“Shall I compare thee to a summer’s day?”;
“No man is an island, entire of itself”;
“When I have fears that I may cease to be”…
Rigid structures, capsules of explosive emotion, a distant drum beating ta-tum, ta-tum, Shakespeare, unrequited love and a deified mistress—the sonnet has made a name for itself throughout its long existence with some distinct characteristics. Though they have become less popular in today’s world, which leans more towards the free-verse, sonnets continue to hold a special place in literature. Its potential as an outlet for powerful inexpressible emotions and to show-off one’s writing prowess has not dwindled over the centuries.
Origins and Evolution
The name that’s most associated with sonnets is Shakespeare. However, prolific as he was, the Bard was not actually the inventor of the sonnet. Sonnets did not even enter British borders until the 1500s. Etymology-wise, ‘sonnet’ arises from the Italian word ‘sonetto’ meaning ‘little song’, and ‘suono’ meaning ‘sound’. The form was first developed in the early 13CE by Italian poet Giacomo da Lentini before being popularised during the 14CE by Francesco Petrarch who went on to establish the Petrarchan sonnet. This was then further adapted by many poets in England such as John Donne, Edmund Spenser, John Milton and William Shakespeare, who created the well-known Shakespearean sonnet.
As sonnets are short and constrained, they provide a good medium for creating crisp, powerful statements on universal themes like love, death, rebirth, war and faith. This expressive ability made the sonnet popular among the Romantics and Pre-Raphaelites who sought to capture and convey profound ideas and feelings through their poetry, such as William Wordsworth, John Keats, Christina Rossetti and Elizabeth Barrett Browning.
In the contemporary age, poets sought a more innovative take on sonnets, bridging classic forms and structures with present-day themes and placing them under a postmodern lens.
The sonnet has evolved into many different styles over the years, but there are six most notable forms:
Named after Francesco Petrarca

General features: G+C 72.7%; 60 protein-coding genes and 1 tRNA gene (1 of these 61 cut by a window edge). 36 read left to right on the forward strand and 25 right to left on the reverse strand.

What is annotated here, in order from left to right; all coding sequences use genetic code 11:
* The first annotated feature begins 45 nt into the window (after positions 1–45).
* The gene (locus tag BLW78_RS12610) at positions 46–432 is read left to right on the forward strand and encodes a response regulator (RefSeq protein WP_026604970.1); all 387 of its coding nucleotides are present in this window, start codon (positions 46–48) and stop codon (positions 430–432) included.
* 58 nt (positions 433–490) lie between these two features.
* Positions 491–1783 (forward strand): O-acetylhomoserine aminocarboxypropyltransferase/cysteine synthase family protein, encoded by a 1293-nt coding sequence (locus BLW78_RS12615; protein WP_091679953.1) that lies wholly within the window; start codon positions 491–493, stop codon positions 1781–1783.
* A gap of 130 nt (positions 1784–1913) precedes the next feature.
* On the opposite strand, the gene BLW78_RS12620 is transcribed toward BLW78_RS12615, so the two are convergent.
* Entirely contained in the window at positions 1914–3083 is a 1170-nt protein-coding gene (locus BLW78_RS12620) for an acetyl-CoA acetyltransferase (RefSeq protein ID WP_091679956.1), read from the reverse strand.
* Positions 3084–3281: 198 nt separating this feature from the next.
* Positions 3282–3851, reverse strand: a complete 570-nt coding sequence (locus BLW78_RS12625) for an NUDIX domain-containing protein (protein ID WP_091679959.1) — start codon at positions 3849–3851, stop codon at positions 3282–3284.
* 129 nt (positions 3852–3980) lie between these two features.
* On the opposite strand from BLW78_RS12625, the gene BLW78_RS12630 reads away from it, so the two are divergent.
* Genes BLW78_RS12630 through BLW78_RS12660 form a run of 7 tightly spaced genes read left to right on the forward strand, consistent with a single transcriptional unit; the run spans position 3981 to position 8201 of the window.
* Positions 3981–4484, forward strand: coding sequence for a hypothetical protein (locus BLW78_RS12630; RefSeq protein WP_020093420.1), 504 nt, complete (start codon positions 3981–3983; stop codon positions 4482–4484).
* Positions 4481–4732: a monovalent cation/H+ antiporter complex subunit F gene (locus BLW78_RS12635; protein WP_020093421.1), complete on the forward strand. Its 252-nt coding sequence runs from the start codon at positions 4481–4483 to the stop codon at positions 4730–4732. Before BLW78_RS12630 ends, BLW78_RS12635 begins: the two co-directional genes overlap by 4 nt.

An octave (eight lines) with ABBAABBA rhyme serving as the ‘proposition’ that establishes the dilemma
A sestet (six lines) with varying rhymes
A ‘volta’ or change in direction or mood in line nine, between the octave and the sestet, that reaches a ‘resolution’ at the end
Named after William Shakespeare
Three quatrains with ABAB CDCD EFEF rhyme and a concluding couplet with GG rhyme
A ‘volta’ or change in direction or mood in concluding couplet
Each line follows the iambic pentameter (10 syllables in soft-hard ‘ta-TUM’ pattern)
Invented by Gerard Manley Hopkins
Contracts two quatrains in a Petrarchan octet into two tercets (three lines) and the final sestet into a quintet (five lines)
The final line of the quintet/sonnet is shorter than the rest, acting as a ‘tail’
Follows ABCABC DBCDC or DCBDC rhyme
uses sprung rhythm instead of iambic pentameter (hard-soft ‘TUM-ta’ pattern)
Cycles and Clowns
Sonnets can also be part of a bigger group united by a single theme, in which case it is known as a ‘cycle’ or ‘sequence’. The most notable sequence is Shakespeare’s collection of 154 sonnets.
Sonnets can also have a special sequence whereby the first line of each sonnet is repeated from the last line of the preceding sonnet, with the first line of the first sonnet and last line of the last sonnet sharing the same line. This is known as a ‘crown.’ A variation of this is the ‘heroic crown’ that has the final sonnet as an amalgamation of all the first lines of each sonnet in the sequence.
The sonnet is a difficult form to master, but it is considered a timeless style that has become synonymous with ‘high art’. If eager, dabble at writing one and you might just find a way to break its stiff, rigid conventions while harnessing its power of expressing your innermost thoughts and nostalgically reconnect with the dead poets of the Renaissance.